Bay Mills Community College Focuses on FoodsFeb 15th, 2011 | By tcj | Category: 22-3: Food Sovereignty, Spring 2011, Tribal College News
Along the shores of Lake Superior, Bay Mills Community College (BMCC, Brimley, MI) is doing its part to motivate interest in local food production and consumption. Under the direction of President Michael C. Parish, BMCC’s Land Grant research and extension efforts have increasingly focused on local food system issues.
For six years, BMCC has supported a community gardening initiative and placed more than 60 raised bed gardens around the community. Community members—many of whom are tribal elders and families with young children— also receive organic compost, topsoil, seeds and transplants, and instructions to get them through their first growing season.
Another fixture on BMCC’s main campus is a small, heated greenhouse that science classes use as a learning laboratory; it’s also used to start transplants for community gardens. Some of the greenhouse’s energy is supplied by a small windmill and solar panels.
On BMCC’s west campus, research funded by the U.S. Department of Agriculture’s National Institute of Food and Agriculture’s (USDA/NIFA) Tribal College Research Grant Program is currently underway. In partnership with Michigan State University Extension, this program will expand the knowledge base for vegetable production in unheated hoophouses or high tunnels. By determining effective planting cycles, conducting variety trials, monitoring production rates, and experimenting with watering rates, temperature, solar energy, and other variables, BMCC hopes to demonstrate the full potential of unheated hoophouses.
The west campus also hosts a traditional food garden. There, the Bay Mills Indian Community Cultural Department incorporates traditional gardening practices such as the three sisters combination, and plants traditional heritage seeds.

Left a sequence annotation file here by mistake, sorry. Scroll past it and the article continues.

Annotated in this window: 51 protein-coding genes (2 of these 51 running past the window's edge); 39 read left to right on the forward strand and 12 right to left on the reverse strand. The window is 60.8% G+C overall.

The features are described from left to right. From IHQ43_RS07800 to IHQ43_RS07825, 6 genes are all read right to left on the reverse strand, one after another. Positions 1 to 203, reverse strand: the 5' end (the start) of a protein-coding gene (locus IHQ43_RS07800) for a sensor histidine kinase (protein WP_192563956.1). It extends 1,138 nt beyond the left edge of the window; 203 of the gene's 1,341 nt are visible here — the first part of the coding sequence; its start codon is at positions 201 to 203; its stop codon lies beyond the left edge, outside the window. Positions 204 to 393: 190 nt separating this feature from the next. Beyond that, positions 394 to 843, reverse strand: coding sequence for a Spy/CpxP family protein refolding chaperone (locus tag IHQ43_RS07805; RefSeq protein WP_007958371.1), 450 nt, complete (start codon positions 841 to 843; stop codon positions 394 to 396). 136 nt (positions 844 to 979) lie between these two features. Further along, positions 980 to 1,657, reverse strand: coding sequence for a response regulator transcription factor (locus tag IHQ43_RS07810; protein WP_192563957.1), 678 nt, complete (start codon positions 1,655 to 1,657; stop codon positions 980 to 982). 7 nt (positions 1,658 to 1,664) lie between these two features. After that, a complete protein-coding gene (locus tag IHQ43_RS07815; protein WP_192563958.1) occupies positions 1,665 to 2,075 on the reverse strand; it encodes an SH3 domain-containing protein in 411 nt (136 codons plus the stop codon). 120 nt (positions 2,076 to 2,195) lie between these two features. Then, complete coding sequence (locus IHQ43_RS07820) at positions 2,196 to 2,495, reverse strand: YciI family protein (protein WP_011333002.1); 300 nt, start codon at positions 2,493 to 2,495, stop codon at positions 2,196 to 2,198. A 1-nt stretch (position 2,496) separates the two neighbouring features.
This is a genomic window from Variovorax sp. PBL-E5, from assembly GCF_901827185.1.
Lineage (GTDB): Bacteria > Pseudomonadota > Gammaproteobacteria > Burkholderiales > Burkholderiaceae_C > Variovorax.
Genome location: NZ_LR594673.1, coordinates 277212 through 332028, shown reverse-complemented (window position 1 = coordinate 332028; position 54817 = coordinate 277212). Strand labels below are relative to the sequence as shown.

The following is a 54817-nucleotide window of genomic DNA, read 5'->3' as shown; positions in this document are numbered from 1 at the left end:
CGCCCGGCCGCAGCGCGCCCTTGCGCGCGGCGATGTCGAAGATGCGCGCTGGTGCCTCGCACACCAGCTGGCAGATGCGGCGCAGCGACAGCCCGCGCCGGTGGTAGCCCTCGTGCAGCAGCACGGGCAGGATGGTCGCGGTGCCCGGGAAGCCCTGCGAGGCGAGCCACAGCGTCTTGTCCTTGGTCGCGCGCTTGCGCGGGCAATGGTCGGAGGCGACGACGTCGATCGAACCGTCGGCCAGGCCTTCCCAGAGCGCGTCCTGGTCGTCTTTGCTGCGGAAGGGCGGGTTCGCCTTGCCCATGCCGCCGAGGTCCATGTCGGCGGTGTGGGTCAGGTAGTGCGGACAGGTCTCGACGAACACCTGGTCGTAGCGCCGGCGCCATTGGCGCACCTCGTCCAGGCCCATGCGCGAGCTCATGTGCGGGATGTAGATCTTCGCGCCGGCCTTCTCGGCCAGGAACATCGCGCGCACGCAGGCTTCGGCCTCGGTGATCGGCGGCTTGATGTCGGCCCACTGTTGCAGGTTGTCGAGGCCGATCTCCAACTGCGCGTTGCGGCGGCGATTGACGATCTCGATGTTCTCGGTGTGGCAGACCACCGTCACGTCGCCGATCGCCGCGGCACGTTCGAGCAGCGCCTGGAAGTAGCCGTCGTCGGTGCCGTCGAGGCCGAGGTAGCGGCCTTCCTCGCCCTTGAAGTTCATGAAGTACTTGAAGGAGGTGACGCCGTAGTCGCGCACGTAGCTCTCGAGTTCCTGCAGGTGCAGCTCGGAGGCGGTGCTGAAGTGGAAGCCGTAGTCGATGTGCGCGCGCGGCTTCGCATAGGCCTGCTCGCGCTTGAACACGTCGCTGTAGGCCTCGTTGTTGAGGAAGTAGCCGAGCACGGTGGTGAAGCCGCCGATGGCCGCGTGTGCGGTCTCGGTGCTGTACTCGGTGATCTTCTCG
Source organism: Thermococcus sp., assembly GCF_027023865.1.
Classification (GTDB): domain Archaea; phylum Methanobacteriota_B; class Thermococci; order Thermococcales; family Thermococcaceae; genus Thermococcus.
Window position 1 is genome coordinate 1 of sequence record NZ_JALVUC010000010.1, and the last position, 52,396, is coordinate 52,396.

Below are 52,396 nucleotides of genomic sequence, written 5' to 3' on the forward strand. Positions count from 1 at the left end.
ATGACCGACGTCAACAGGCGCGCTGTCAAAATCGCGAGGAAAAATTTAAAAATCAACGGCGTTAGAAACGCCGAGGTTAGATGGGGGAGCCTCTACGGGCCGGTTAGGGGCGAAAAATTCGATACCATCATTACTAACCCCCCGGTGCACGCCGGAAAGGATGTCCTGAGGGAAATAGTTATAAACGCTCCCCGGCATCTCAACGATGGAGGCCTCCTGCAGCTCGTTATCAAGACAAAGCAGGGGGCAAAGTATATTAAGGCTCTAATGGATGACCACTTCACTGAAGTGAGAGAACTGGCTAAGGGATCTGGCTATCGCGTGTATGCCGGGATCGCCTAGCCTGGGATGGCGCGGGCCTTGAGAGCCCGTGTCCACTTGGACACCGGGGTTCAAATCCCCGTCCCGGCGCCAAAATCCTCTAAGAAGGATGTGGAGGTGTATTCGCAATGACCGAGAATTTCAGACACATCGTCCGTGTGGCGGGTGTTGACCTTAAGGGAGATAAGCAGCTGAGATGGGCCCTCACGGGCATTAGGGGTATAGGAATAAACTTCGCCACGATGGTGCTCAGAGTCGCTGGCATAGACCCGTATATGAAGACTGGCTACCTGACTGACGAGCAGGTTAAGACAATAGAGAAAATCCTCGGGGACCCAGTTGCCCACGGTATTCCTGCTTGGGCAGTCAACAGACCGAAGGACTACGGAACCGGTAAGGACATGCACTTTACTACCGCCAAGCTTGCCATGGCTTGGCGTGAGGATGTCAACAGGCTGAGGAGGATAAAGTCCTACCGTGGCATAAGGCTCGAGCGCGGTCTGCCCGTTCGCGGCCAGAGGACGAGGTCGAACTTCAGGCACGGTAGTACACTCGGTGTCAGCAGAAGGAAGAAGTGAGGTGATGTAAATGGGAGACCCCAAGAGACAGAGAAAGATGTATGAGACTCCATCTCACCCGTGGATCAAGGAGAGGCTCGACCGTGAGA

A new USDA/NIFA-funded grant project will provide the resources to conduct a community health promotion program combining health and fitness activities with experiential gardening education. Each participant will receive gardening space at BMCC’s 40- acre agri-science research, extension, and production facility located south of the main campus. Extensive instruction and support will be provided to these families as they maintain their own family garden plots as well as a larger community plot. In addition to support for the actual food production, participants will receive education for harvesting, preparing, and preserving their bounty.
Bay Mills Community College will be partnering with the Ojibwe Charter School and the Boys and Girls Club with a new USDA/NIFA-funded project aimed at exposing young people to agricultural activities. The project may ultimately lead to food-themed curriculum development and student-grown produce being served in the cafeteria at the school.
In all of its local food system initiatives, BMCC strives to incorporate and promote sustainable and culturally relevant practices.
For more information, contact BMCC Director of Research and Extension Dr. Steve Yanni at email@example.com.